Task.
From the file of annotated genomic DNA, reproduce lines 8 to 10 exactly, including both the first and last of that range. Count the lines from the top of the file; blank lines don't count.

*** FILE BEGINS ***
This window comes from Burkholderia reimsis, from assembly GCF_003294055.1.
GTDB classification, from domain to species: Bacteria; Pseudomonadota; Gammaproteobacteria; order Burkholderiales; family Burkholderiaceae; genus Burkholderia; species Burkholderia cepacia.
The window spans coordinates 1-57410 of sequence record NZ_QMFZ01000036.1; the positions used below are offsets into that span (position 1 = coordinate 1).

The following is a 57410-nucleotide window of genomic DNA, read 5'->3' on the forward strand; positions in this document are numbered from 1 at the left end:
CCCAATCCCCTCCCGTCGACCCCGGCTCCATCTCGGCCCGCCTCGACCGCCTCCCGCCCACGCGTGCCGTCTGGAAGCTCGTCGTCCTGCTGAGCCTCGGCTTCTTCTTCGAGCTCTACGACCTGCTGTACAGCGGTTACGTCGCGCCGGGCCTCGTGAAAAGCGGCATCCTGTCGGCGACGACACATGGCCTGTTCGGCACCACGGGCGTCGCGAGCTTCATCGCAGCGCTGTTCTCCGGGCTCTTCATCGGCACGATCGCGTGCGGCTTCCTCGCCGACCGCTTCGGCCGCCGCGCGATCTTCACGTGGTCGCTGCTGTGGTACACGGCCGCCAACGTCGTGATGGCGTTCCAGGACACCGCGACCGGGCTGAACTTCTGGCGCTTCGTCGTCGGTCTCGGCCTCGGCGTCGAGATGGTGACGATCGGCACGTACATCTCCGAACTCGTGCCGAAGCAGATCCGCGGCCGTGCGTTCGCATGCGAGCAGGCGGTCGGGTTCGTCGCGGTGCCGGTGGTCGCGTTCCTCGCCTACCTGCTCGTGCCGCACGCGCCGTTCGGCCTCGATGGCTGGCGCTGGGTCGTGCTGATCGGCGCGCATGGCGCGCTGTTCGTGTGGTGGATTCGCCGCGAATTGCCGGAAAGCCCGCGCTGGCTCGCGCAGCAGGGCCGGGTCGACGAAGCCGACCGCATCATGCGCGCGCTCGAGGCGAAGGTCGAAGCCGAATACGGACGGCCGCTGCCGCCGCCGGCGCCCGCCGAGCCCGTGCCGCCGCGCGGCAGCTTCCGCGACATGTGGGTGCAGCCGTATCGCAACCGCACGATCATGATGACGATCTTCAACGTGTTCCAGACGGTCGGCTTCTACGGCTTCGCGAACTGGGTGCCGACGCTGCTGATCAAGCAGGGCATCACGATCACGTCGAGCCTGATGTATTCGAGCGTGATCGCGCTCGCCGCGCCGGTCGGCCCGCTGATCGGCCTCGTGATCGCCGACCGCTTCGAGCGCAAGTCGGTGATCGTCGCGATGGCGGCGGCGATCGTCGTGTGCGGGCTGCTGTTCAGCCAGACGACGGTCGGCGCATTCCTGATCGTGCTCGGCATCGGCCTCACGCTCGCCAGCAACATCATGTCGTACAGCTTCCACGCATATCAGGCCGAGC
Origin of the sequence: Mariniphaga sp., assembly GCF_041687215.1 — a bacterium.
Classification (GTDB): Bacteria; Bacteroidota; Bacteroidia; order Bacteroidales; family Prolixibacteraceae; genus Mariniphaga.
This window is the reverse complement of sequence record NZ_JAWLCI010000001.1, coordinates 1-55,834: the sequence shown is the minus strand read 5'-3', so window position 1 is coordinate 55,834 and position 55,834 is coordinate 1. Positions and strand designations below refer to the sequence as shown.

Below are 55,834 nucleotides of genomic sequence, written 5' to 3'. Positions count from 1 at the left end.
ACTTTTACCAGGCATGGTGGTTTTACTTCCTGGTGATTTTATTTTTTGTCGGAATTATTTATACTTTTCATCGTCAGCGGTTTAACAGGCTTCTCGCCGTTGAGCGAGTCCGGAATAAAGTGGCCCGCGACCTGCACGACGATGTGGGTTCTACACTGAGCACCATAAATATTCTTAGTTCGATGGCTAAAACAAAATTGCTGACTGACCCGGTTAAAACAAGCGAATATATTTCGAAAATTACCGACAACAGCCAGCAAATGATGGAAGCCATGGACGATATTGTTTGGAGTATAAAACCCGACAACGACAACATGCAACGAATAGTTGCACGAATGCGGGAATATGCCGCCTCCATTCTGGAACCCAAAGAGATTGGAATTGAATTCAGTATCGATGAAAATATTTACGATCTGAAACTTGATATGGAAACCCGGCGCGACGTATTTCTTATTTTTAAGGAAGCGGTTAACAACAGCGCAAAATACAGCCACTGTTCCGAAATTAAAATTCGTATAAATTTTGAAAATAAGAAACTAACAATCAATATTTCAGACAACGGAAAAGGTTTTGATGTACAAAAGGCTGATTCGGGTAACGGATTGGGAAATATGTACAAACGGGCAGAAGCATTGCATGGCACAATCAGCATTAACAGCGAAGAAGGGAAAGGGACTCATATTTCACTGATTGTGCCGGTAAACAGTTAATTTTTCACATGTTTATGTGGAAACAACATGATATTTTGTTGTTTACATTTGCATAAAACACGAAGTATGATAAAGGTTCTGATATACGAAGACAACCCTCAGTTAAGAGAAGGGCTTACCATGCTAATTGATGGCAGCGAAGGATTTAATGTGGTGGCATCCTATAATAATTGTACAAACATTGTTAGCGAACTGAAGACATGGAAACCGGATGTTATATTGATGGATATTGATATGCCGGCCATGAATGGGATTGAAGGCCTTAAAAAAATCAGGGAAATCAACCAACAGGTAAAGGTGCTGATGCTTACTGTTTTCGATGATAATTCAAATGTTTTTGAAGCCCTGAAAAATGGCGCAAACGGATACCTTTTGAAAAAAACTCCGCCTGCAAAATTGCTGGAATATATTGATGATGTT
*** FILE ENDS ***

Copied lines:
This window is the reverse complement of sequence record NZ_JAWLCI010000001.1, coordinates 1-55,834: the sequence shown is the minus strand read 5'-3', so window position 1 is coordinate 55,834 and position 55,834 is coordinate 1. Positions and strand designations below refer to the sequence as shown.

Below are 55,834 nucleotides of genomic sequence, written 5' to 3'. Positions count from 1 at the left end.
ACTTTTACCAGGCATGGTGGTTTTACTTCCTGGTGATTTTATTTTTTGTCGGAATTATTTATACTTTTCATCGTCAGCGGTTTAACAGGCTTCTCGCCGTTGAGCGAGTCCGGAATAAAGTGGCCCGCGACCTGCACGACGATGTGGGTTCTACACTGAGCACCATAAATATTCTTAGTTCGATGGCTAAAACAAAATTGCTGACTGACCCGGTTAAAACAAGCGAATATATTTCGAAAATTACCGACAACAGCCAGCAAATGATGGAAGCCATGGACGATATTGTTTGGAGTATAAAACCCGACAACGACAACATGCAACGAATAGTTGCACGAATGCGGGAATATGCCGCCTCCATTCTGGAACCCAAAGAGATTGGAATTGAATTCAGTATCGATGAAAATATTTACGATCTGAAACTTGATATGGAAACCCGGCGCGACGTATTTCTTATTTTTAAGGAAGCGGTTAACAACAGCGCAAAATACAGCCACTGTTCCGAAATTAAAATTCGTATAAATTTTGAAAATAAGAAACTAACAATCAATATTTCAGACAACGGAAAAGGTTTTGATGTACAAAAGGCTGATTCGGGTAACGGATTGGGAAATATGTACAAACGGGCAGAAGCATTGCATGGCACAATCAGCATTAACAGCGAAGAAGGGAAAGGGACTCATATTTCACTGATTGTGCCGGTAAACAGTTAATTTTTCACATGTTTATGTGGAAACAACATGATATTTTGTTGTTTACATTTGCATAAAACACGAAGTATGATAAAGGTTCTGATATACGAAGACAACCCTCAGTTAAGAGAAGGGCTTACCATGCTAATTGATGGCAGCGAAGGATTTAATGTGGTGGCATCCTATAATAATTGTACAAACATTGTTAGCGAACTGAAGACATGGAAACCGGATGTTATATTGATGGATATTGATATGCCGGCCATGAATGGGATTGAAGGCCTTAAAAAAATCAGGGAAATCAACCAACAGGTAAAGGTGCTGATGCTTACTGTTTTCGATGATAATTCAAATGTTTTTGAAGCCCTGAAAAATGGCGCAAACGGATACCTTTTGAAAAAAACTCCGCCTGCAAAATTGCTGGAATATATTGATGATGTT